Author of book on Girl Scouts founder chats with KDES students
The Girl Scouts of the United States of America is celebrating its founding 100 years ago. Author Shannon Henry Kleiber met with grade six through eight students at Kendall Demonstration Elementary School (KDES) on November 13 to chat about her new book entitled On My Honor, about Juliette Gordon Low, who founded the Girl Scout movement and lived her entire adult life deaf in both ears.
In Kleiber's blog she explains that she was honored to come to Gallaudet University and KDES to share with students some of her research. "[She] used her deafness to her advantage. She became an incredible storyteller... . She fought even in the early days of the Girl Scouts to make sure all girls-no matter their race, religion, economic status, or physical ability-would be included and valued."
Following Kleiber's presentation, the students asked questions. "Do you love the Girl Scouts 100 percent?" one student asked. "Yes," answered Kleiber. " As the mother of two girls and a troop leader, I love the way the Girl Scouts encourages girls to try out new things--some things they learn to love, other things they learn they don't want to do."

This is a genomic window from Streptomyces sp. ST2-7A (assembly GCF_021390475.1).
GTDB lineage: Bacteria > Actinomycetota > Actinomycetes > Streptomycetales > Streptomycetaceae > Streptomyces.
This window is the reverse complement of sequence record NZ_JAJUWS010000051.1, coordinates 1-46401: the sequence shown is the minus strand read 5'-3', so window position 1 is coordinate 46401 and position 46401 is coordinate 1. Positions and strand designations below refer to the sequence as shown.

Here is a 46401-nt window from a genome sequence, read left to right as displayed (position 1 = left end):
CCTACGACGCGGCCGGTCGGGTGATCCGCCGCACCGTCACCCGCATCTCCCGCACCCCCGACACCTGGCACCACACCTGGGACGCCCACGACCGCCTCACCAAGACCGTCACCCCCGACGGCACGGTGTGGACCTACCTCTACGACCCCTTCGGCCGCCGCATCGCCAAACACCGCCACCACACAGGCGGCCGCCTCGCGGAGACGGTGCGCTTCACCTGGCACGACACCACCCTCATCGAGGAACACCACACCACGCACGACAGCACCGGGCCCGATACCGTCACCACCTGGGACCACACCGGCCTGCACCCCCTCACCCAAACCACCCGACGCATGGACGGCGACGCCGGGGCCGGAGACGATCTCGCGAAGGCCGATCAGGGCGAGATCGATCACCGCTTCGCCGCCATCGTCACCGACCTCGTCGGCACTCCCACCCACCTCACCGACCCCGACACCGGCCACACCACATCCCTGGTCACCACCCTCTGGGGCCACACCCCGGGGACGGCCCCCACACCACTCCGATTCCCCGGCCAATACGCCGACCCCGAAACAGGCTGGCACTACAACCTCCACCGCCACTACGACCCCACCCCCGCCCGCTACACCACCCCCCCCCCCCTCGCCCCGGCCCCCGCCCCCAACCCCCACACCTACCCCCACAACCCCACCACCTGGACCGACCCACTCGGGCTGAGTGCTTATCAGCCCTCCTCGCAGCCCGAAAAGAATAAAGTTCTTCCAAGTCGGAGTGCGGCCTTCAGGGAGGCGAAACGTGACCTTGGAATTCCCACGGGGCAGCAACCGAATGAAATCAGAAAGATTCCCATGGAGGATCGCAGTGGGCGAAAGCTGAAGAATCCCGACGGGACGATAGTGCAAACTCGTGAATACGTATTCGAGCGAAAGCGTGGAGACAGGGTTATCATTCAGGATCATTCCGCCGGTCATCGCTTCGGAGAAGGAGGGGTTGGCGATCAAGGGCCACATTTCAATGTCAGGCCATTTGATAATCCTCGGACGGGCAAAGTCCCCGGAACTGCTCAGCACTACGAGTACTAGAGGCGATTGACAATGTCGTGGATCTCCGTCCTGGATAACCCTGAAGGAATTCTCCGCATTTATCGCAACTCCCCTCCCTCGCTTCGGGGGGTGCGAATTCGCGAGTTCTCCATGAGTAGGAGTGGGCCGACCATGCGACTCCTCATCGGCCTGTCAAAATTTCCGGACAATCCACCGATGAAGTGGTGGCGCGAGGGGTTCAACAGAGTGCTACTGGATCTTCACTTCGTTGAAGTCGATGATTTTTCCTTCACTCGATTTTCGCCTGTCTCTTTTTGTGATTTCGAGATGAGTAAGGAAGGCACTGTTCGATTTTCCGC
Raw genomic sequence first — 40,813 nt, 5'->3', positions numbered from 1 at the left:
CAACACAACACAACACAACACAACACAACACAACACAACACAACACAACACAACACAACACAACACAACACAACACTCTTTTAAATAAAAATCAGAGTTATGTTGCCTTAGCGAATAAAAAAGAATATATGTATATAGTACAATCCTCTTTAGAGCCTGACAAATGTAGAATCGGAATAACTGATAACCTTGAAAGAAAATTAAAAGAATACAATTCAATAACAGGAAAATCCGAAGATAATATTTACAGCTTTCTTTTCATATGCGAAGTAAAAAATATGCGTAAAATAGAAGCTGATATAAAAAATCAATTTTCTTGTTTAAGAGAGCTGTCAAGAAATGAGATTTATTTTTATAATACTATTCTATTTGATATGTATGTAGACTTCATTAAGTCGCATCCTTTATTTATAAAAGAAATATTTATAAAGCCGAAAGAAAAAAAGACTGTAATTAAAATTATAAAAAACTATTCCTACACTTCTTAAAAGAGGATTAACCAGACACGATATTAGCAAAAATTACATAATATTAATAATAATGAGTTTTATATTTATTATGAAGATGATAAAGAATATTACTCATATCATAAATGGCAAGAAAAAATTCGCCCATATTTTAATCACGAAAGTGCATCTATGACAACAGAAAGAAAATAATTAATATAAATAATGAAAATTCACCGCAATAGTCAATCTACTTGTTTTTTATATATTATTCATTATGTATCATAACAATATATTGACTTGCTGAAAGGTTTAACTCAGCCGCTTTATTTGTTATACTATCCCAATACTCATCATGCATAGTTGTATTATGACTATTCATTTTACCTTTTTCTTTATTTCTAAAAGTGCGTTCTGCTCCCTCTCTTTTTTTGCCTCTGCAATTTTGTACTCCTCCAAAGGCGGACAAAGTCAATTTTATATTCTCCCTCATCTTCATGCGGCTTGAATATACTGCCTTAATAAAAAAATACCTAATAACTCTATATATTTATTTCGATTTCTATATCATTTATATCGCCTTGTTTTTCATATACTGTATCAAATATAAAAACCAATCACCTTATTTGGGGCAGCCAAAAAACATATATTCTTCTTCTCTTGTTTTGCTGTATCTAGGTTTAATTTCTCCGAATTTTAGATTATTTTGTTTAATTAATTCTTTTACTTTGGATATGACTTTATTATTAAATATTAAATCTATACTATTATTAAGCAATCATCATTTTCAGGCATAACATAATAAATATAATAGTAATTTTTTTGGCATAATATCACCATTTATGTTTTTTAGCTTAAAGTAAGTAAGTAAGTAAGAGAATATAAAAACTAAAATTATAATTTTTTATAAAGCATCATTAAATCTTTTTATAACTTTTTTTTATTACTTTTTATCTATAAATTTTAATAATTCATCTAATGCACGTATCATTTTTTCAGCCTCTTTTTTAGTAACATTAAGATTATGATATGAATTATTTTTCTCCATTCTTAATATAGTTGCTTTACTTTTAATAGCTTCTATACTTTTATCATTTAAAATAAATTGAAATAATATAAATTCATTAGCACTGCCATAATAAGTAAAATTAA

Another student asked how long it took to research her book and how she did it. "It took me about a year and a half to research the book," responded Kleiber. "I was lucky; Low was a great letter writer. I got to hold and actually read letters she wrote, sometimes as many as eight letters a day. Today with e-mail we rarely write any more paper letters."
"As I've researched Daisy's life, I've thought a lot about hearing, what we choose to hear and what we don't," said Kleiber. " I've been fascinated with the way she--as a mostly deaf woman--lived her life, created a movement, and inspired girls and women around the world."
Happy 100th birthday, Girl Scouts!